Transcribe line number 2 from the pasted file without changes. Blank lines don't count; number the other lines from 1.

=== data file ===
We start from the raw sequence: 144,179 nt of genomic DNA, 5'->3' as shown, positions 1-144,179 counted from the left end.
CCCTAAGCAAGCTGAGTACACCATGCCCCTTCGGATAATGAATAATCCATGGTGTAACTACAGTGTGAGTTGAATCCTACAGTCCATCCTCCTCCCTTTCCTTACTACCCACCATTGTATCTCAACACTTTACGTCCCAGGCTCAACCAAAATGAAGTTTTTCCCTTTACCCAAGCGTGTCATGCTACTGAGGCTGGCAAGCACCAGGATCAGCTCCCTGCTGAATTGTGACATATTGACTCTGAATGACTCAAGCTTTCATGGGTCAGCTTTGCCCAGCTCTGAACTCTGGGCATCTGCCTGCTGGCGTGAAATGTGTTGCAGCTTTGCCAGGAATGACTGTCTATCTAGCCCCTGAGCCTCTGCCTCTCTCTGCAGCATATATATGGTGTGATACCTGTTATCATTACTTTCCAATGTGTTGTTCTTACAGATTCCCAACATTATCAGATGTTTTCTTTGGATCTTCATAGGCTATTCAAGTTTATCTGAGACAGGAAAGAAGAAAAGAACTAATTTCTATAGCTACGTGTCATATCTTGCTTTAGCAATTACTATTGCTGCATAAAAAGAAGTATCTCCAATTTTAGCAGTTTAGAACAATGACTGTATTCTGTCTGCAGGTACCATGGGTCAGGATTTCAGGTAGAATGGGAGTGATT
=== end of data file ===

CCCTAAGCAAGCTGAGTACACCATGCCCCTTCGGATAATGAATAATCCATGGTGTAACTACAGTGTGAGTTGAATCCTACAGTCCATCCTCCTCCCTTTCCTTACTACCCACCATTGTATCTCAACACTTTACGTCCCAGGCTCAACCAAAATGAAGTTTTTCCCTTTACCCAAGCGTGTCATGCTACTGAGGCTGGCAAGCACCAGGATCAGCTCCCTGCTGAATTGTGACATATTGACTCTGAATGACTCAAGCTTTCATGGGTCAGCTTTGCCCAGCTCTGAACTCTGGGCATCTGCCTGCTGGCGTGAAATGTGTTGCAGCTTTGCCAGGAATGACTGTCTATCTAGCCCCTGAGCCTCTGCCTCTCTCTGCAGCATATATATGGTGTGATACCTGTTATCATTACTTTCCAATGTGTTGTTCTTACAGATTCCCAACATTATCAGATGTTTTCTTTGGATCTTCATAGGCTATTCAAGTTTATCTGAGACAGGAAAGAAGAAAAGAACTAATTTCTATAGCTACGTGTCATATCTTGCTTTAGCAATTACTATTGCTGCATAAAAAGAAGTATCTCCAATTTTAGCAGTTTAGAACAATGACTGTATTCTGTCTGCAGGTACCATGGGTCAGGATTTCAGGTAGAATGGGAGTGATT